Thailand Natural Rubber Economics

A study about smallholders and dealers on production cost, land cost and return on investment in South Thailand.

By Dilok Lee
Deputy CEO, Factory Operations, Teck Bee Hang Co., Ltd. Thailand

1. Introduction:

This study is conducted from our routine visit to smallholders and dealers in South Thailand in August 2018. The area covered can be seen in the map below:

Rubber smallholders in the South are generally divided into two groups: Medium to large owners of holdings over 50 rai or 8 Ha; they usually hire workers for tapping and processing into unsmoked sheet. 40% to 50% of their revenue is shared with the workers. Large farmers may also plant other crops such as oil palms and have other businesses; their livelihood is less affected by NR prices.

The other group are the smallholder farmers of not more than 10 rai or 1.6 Ha. They usually tap rubber trees by relying on family members or neighbours and do not depend on outside workers. In this case, family members keep 100% of the revenue.

It is often pointed out that farmers in the South have been more severely affected by low NR prices than those in the North and North East regions as they are monoculture farmers and must buy basic staples from the market. On the other hand, farmers in the North East also plant staple foods such as rice and other cash crops, including tapioca, fruit and vegetables. Farmers in the North East also plant and tap trees using family members.

Table 1: Status of a typical smallholder in the South:

Farmer profile
  • Own rubber plantations (10 rai)
  • Do not employ outside workers; rely on family members or neighbor
  • Rubber yield 235 Kg/rai/year
Impact of NR price
  • Low prices affect them if they have other financial commitments such as taking car loans and other expenses
  • He can manage by taking up another job
Selling avenue
  • Normally sell to collectors
Evaluation of Government policy
  • Most policies are a short-term solution
  • Would like the government to do anything which can increase rubber price and are not interested in other subsidies
  • 60 Baht/Kg is acceptable

90 % of NR productions in Thailand is produced by smallholders while 10% comes from estates/large scale holders. Most rubber is sold from farmers through collectors. It accounts for about 65% of smallholders’ output. From farmers to processors, they may pass through two or more middlemen, and about 4% of the cost is passing on to the next middleman. They may be sold as field latex, unsmoked sheet, cup lump or crepe blankets. Selling to associations or cooperatives account for around 20% of the transactions. Farmer associations or cooperative purchase smoked sheet or unsmoked sheet from its members, then sell to processors. Farmers also sell both smoked and unsmoked to central markets accounting for 5% of total smallholders’ productions.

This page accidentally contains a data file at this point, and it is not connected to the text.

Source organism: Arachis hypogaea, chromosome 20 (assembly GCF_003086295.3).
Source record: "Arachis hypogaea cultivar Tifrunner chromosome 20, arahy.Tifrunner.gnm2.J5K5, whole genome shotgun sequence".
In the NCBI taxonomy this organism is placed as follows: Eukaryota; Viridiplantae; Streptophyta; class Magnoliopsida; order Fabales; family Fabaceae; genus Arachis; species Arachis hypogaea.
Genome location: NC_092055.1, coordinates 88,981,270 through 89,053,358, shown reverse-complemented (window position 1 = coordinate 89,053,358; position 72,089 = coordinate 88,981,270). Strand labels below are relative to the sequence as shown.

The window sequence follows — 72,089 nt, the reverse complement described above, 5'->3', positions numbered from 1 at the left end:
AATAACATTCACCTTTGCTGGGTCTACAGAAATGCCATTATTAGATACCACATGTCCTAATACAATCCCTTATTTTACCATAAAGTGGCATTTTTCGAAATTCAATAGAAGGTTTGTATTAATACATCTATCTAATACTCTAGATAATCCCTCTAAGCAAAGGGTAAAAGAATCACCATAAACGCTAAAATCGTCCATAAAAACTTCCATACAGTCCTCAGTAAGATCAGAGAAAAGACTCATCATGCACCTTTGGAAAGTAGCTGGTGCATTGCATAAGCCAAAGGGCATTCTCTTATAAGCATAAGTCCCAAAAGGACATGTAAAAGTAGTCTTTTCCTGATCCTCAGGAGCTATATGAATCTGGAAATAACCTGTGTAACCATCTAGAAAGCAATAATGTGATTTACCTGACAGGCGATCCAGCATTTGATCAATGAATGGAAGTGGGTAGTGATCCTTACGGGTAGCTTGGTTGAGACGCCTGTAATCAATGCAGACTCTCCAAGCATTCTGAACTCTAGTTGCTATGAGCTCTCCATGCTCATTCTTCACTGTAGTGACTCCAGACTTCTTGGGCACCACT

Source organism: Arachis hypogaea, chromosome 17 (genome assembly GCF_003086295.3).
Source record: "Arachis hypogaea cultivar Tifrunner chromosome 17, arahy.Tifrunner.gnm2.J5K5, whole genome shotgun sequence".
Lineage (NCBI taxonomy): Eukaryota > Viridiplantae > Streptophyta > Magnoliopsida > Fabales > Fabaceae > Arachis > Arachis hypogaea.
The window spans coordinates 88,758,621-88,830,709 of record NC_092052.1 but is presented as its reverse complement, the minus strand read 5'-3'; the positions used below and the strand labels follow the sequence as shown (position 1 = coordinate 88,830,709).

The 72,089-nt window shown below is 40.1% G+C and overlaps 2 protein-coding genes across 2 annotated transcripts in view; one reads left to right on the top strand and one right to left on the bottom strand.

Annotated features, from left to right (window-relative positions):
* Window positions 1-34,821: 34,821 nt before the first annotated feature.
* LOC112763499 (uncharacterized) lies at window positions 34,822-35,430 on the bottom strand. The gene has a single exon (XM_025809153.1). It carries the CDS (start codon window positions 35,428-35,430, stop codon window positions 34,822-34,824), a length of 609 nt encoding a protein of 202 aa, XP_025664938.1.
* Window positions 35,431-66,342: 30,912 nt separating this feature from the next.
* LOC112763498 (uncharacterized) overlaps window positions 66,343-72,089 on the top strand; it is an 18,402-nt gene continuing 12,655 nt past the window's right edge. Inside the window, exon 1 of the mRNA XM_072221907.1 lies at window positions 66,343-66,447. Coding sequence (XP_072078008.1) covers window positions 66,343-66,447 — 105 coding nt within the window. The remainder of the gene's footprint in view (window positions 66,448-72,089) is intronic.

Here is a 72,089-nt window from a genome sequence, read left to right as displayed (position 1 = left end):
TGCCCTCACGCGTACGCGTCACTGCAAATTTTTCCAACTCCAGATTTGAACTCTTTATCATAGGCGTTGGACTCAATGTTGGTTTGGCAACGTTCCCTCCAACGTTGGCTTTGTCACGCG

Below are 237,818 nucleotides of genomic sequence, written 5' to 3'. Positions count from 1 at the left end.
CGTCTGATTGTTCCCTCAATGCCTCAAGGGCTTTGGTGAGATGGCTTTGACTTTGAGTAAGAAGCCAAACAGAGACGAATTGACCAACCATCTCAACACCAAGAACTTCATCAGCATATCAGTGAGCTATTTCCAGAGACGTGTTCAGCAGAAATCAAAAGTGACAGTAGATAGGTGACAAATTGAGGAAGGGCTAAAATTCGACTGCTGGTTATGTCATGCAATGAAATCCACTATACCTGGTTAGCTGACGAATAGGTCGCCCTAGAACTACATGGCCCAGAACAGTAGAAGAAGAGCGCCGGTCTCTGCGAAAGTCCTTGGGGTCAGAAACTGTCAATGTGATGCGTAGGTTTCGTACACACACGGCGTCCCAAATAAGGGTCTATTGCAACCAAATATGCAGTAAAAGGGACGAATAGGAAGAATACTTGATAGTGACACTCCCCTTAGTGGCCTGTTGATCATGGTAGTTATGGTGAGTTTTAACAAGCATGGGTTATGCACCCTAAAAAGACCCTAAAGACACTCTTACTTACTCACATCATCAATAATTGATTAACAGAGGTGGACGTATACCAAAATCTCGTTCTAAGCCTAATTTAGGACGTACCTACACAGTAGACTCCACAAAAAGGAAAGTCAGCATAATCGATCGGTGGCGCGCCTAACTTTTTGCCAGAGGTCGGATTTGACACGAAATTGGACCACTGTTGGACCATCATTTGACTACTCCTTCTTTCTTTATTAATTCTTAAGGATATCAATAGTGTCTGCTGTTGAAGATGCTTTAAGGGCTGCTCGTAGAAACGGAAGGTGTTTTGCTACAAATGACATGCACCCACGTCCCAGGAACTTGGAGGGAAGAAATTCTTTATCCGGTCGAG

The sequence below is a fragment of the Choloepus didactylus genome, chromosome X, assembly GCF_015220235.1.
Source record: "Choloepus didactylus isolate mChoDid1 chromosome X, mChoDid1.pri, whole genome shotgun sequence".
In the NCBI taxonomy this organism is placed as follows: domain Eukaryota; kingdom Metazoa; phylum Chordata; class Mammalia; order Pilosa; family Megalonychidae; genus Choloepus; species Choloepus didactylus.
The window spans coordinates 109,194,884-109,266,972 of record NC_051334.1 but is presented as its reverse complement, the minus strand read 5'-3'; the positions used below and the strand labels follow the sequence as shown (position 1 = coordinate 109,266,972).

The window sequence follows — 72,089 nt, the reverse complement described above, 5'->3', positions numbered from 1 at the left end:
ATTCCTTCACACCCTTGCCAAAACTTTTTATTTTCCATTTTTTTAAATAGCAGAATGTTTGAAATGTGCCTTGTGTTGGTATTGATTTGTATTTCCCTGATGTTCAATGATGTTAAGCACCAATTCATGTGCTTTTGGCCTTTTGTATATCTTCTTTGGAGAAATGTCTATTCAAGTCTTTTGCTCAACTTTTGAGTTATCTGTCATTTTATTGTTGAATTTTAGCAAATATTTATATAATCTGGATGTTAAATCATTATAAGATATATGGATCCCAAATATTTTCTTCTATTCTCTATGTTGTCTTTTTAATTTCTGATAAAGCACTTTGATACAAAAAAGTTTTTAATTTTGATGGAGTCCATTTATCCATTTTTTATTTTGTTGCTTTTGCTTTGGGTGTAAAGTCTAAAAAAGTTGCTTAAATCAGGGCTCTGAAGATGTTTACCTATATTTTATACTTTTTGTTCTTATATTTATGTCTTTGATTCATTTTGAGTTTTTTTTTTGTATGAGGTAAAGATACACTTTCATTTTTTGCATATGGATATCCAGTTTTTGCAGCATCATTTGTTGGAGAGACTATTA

Table 2: Terms of payment and delivery from farmer to processor

Buyer levelCollectorsAssociation/CooperativeCentral Market
AccessibilityEasy access by farmersBy membership onlyLocated in major town, inconvenient for most farmers
Terms of paymentSame day cash payment on deliveryA few days after deliveryA few days after delivery
ProductUSS/RSS/Cup lump/latex/Crepe blanketUSS and RSSUSS and RSS
Margin to purchaser4 to 9 %Lower than collectorsnil

2. Cost Breakdown:

1. Initial planting and maintenance cost: 

YearDescriptionCost (Baht/rai)
1Land clearing, preparation and planting5,402
2Maintenance and fertiliser2,234
3Maintenance and fertiliser2,614
4Maintenance and fertiliser3,154
5Maintenance and fertiliser1,434
6Maintenance and fertiliser1,434
7Maintenance and fertiliser1,434
 Miscellaneous expense before tapping2,596
Total 20,302

This initial cost is amortised over a period of 30 years at 676 Baht/rai/year.

2. Recurring maintenance and fertilising cost:

YearDescriptionCost (Baht/rai)
8th year onwardsWeeding and labour
Total 648

3. Thailand NR yield: 


Source: Agricultural Information Center, Office of Agricultural Economics. (2016). Crop Production Survey – Para Rubber report 2016. (in Thai)

3. Cost of Production for Smallholders (Owner Tapper) and FOB Cost


a. Plantation size: 10 rai

b.Rubber yield: 235 Kg/rai/year

c. Initial investment cost: 676 Baht/rai/year

d. Maintenance and fertiliser cost: 648 Baht/rai/year

e. Minimum wage: 310 Baht/day

f. Tapping days: 300 days per year

g. Tapping and labour cost: (310 Baht/day X 300 days)/235 Kgs = 39.57 Baht/Kg